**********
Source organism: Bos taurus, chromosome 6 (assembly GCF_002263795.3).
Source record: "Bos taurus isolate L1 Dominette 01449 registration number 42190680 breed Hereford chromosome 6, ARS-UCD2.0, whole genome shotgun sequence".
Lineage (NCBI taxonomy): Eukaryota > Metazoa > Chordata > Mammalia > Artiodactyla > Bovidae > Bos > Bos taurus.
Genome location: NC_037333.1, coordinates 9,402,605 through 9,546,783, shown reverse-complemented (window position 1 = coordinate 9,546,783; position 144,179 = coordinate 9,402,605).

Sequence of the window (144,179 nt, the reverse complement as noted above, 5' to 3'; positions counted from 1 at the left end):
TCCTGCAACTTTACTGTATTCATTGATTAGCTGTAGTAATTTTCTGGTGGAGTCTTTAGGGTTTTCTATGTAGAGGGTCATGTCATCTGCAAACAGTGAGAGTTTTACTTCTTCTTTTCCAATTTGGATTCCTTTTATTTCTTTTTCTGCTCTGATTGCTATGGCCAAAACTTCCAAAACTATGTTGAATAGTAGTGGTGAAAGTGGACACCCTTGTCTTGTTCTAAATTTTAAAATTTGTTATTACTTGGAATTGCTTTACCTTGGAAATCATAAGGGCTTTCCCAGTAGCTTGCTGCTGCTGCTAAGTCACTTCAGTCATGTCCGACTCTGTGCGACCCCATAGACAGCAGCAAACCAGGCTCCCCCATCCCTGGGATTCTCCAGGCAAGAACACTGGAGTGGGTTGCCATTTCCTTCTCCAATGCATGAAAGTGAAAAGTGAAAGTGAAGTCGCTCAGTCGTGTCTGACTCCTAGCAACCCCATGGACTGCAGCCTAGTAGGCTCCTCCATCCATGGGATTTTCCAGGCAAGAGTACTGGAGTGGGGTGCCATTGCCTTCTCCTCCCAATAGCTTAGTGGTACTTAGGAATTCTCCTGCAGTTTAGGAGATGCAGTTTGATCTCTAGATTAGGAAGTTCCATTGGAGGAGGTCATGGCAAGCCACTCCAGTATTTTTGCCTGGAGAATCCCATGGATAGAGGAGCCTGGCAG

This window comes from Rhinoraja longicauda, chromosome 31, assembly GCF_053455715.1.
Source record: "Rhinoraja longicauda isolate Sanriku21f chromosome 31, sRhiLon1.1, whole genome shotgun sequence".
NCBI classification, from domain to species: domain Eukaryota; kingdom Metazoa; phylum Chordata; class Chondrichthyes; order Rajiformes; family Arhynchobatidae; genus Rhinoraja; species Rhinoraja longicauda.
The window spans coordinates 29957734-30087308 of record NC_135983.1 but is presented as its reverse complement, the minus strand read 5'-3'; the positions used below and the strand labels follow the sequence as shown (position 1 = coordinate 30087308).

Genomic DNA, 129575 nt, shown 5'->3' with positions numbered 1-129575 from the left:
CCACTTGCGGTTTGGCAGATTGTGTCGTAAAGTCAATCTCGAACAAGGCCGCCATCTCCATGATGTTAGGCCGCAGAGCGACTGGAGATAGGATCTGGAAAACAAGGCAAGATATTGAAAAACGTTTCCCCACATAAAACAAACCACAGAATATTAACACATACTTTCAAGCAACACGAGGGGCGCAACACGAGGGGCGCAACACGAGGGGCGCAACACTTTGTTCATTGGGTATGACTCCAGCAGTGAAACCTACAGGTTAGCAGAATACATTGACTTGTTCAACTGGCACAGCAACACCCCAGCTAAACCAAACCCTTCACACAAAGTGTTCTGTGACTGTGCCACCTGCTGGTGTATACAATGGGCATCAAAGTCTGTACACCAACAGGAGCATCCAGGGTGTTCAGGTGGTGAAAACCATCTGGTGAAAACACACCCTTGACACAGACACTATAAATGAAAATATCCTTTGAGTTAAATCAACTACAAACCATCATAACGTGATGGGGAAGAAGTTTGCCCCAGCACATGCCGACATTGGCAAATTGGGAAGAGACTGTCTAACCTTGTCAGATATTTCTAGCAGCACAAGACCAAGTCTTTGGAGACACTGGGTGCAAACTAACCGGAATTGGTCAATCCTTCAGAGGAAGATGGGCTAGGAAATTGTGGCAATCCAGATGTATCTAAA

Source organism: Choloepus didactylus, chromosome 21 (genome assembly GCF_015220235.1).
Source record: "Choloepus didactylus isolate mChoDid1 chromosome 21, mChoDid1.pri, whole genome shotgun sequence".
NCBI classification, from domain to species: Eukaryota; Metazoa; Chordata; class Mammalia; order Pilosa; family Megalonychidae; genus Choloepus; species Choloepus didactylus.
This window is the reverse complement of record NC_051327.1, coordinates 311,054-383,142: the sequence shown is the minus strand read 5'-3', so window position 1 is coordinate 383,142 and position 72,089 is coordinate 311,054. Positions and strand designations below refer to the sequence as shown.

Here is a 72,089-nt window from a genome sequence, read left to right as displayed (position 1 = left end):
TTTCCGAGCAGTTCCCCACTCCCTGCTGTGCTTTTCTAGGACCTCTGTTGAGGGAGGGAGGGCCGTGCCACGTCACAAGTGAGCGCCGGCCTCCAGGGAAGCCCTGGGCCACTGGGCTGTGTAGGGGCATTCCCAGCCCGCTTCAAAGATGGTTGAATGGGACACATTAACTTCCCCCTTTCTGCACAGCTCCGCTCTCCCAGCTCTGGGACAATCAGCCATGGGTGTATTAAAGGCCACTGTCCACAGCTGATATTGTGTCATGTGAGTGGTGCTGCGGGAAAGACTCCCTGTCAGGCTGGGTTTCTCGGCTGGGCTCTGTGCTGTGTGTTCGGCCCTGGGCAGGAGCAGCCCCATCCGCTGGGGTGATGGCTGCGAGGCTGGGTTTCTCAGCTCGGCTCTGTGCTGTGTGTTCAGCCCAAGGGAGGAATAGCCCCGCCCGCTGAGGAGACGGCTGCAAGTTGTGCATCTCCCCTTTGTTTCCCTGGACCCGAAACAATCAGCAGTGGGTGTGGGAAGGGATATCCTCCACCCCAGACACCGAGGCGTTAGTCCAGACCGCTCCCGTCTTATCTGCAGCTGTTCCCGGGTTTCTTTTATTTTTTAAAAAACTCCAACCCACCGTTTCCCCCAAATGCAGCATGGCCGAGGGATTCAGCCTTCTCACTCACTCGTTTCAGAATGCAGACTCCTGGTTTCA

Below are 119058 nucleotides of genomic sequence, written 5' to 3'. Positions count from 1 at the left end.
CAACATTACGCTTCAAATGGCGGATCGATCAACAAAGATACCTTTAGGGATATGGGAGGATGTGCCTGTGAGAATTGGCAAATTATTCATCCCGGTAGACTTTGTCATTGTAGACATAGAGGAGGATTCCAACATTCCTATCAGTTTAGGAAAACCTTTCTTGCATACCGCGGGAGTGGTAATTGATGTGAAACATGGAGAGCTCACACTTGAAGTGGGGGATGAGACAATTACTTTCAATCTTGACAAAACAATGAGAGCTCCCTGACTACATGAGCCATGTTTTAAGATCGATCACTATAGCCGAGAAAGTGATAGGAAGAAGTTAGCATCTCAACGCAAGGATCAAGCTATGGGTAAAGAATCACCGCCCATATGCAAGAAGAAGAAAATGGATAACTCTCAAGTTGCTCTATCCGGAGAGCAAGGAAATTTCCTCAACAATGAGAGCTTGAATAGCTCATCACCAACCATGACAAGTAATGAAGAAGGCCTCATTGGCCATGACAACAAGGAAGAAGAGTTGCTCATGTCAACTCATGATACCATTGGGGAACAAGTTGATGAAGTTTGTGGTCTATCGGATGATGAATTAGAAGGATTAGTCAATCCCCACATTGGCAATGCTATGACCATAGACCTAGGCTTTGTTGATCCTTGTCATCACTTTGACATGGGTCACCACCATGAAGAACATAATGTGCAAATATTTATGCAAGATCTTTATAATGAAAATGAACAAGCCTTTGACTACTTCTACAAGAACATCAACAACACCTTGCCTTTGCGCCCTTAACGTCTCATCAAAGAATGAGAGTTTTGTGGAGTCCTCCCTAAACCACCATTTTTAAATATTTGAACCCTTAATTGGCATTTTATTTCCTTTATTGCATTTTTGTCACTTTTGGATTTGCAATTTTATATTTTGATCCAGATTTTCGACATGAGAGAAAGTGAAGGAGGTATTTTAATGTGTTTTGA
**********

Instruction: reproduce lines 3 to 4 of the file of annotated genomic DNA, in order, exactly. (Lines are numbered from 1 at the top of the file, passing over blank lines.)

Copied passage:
Lineage (NCBI taxonomy): Eukaryota > Metazoa > Chordata > Mammalia > Artiodactyla > Bovidae > Bos > Bos taurus.
Genome location: NC_037333.1, coordinates 9,402,605 through 9,546,783, shown reverse-complemented (window position 1 = coordinate 9,546,783; position 144,179 = coordinate 9,402,605).